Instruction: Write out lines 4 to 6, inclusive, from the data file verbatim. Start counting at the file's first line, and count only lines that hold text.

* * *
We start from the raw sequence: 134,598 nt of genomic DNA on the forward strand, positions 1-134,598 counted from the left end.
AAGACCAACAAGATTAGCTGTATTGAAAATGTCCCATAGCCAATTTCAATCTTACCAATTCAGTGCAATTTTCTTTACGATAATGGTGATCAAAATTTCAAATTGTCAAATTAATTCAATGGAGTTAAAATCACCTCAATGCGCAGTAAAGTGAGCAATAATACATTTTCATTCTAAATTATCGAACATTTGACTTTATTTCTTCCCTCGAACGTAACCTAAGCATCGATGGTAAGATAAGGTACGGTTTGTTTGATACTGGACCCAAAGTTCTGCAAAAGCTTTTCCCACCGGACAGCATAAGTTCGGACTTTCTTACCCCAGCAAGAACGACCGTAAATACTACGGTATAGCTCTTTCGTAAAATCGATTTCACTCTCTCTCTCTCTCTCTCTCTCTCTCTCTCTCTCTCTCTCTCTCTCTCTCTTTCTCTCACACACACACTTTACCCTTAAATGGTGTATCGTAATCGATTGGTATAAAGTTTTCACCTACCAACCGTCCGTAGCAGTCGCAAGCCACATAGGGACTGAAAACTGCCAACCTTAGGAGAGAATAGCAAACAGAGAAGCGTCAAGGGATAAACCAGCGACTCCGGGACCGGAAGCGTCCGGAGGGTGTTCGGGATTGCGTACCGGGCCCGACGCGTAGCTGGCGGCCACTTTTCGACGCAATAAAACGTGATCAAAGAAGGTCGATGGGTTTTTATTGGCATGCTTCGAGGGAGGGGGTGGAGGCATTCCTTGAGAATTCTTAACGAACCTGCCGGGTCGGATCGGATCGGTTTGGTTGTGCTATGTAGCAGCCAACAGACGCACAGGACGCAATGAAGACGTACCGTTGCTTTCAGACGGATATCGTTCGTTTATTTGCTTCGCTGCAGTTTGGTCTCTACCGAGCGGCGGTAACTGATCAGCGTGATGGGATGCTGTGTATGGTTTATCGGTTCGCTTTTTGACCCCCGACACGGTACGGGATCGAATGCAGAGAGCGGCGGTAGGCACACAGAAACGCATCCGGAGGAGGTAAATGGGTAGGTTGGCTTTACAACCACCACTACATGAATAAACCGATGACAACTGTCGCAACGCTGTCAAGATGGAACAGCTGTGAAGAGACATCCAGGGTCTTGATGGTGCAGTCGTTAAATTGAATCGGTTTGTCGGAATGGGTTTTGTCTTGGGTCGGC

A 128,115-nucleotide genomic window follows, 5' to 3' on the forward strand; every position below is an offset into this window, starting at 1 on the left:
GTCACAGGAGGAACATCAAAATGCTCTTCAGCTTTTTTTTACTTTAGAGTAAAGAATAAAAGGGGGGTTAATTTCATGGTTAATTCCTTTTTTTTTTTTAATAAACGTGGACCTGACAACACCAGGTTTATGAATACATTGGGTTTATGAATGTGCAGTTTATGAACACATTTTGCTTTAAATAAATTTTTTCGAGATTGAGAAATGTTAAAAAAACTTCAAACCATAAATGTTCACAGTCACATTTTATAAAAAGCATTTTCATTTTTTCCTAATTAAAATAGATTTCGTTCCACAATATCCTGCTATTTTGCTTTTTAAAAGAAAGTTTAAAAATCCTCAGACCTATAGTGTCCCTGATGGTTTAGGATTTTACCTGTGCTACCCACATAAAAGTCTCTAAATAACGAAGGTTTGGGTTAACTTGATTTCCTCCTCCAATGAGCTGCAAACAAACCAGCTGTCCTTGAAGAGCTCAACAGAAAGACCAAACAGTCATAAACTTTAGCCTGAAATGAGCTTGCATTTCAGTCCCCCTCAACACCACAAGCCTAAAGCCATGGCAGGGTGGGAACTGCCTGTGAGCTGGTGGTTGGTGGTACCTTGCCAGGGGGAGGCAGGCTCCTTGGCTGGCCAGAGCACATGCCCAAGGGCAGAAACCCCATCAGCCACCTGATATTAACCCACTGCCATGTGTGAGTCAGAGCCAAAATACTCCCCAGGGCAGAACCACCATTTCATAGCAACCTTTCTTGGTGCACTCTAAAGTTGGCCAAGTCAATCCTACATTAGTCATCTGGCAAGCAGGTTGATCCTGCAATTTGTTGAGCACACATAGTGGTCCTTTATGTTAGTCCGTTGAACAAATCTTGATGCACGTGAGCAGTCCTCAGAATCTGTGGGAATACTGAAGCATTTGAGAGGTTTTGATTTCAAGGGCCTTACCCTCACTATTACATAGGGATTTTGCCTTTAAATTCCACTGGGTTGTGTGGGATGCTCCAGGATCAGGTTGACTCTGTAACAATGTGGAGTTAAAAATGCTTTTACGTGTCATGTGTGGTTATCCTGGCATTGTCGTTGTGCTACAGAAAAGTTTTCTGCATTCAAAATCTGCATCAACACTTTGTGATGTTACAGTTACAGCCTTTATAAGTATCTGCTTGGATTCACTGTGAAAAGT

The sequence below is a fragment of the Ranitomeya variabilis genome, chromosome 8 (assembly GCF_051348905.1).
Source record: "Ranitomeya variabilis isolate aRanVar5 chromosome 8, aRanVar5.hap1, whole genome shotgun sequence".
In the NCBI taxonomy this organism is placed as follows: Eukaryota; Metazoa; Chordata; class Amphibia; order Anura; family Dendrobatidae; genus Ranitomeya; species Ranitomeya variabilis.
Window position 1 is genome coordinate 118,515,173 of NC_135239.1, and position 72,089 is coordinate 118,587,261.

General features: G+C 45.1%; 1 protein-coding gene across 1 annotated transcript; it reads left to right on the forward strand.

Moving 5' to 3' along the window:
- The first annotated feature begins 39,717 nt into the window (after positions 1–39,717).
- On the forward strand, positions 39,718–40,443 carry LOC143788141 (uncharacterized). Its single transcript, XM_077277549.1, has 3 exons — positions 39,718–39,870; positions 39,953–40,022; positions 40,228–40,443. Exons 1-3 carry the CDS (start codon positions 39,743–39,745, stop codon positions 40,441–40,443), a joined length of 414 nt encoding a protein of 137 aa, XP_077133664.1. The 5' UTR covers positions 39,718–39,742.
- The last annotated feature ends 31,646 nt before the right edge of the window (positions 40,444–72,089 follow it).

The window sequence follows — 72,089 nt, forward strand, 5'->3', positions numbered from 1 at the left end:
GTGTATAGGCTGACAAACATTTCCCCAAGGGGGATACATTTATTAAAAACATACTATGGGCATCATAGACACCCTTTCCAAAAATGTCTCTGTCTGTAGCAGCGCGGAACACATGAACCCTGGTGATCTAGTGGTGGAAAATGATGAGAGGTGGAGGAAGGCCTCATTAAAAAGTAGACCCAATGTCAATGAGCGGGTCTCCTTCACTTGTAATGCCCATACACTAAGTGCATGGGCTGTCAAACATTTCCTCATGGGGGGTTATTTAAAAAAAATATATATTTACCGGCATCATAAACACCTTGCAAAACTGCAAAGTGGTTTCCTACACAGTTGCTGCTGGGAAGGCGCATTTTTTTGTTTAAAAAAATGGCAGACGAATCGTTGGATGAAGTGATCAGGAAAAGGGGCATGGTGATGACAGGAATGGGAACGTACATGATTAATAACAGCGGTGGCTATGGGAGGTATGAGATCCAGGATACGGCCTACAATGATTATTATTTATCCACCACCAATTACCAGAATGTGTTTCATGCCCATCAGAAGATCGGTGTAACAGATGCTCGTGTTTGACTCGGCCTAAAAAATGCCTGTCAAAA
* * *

GTCACAGGAGGAACATCAAAATGCTCTTCAGCTTTTTTTTACTTTAGAGTAAAGAATAAAAGGGGGGTTAATTTCATGGTTAATTCCTTTTTTTTTTTTAATAAACGTGGACCTGACAACACCAGGTTTATGAATACATTGGGTTTATGAATGTGCAGTTTATGAACACATTTTGCTTTAAATAAATTTTTTCGAGATTGAGAAATGTTAAAAAAACTTCAAACCATAAATGTTCACAGTCACATTTTATAAAAAGCATTTTCATTTTTTCCTAATTAAAATAGATTTCGTTCCACAATATCCTGCTATTTTGCTTTTTAAAAGAAAGTTTAAAAATCCTCAGACCTATAGTGTCCCTGATGGTTTAGGATTTTACCTGTGCTACCCACATAAAAGTCTCTAAATAACGAAGGTTTGGGTTAACTTGATTTCCTCCTCCAATGAGCTGCAAACAAACCAGCTGTCCTTGAAGAGCTCAACAGAAAGACCAAACAGTCATAAACTTTAGCCTGAAATGAGCTTGCATTTCAGTCCCCCTCAACACCACAAGCCTAAAGCCATGGCAGGGTGGGAACTGCCTGTGAGCTGGTGGTTGGTGGTACCTTGCCAGGGGGAGGCAGGCTCCTTGGCTGGCCAGAGCACATGCCCAAGGGCAGAAACCCCATCAGCCACCTGATATTAACCCACTGCCATGTGTGAGTCAGAGCCAAAATACTCCCCAGGGCAGAACCACCATTTCATAGCAACCTTTCTTGGTGCACTCTAAAGTTGGCCAAGTCAATCCTACATTAGTCATCTGGCAAGCAGGTTGATCCTGCAATTTGTTGAGCACACATAGTGGTCCTTTATGTTAGTCCGTTGAACAAATCTTGATGCACGTGAGCAGTCCTCAGAATCTGTGGGAATACTGAAGCATTTGAGAGGTTTTGATTTCAAGGGCCTTACCCTCACTATTACATAGGGATTTTGCCTTTAAATTCCACTGGGTTGTGTGGGATGCTCCAGGATCAGGTTGACTCTGTAACAATGTGGAGTTAAAAATGCTTTTACGTGTCATGTGTGGTTATCCTGGCATTGTCGTTGTGCTACAGAAAAGTTTTCTGCATTCAAAATCTGCATCAACACTTTGTGATGTTACAGTTACAGCCTTTATAAGTATCTGCTTGGATTCACTGTGAAAAGT

The sequence below is a fragment of the Ranitomeya variabilis genome, chromosome 8 (assembly GCF_051348905.1).
Source record: "Ranitomeya variabilis isolate aRanVar5 chromosome 8, aRanVar5.hap1, whole genome shotgun sequence".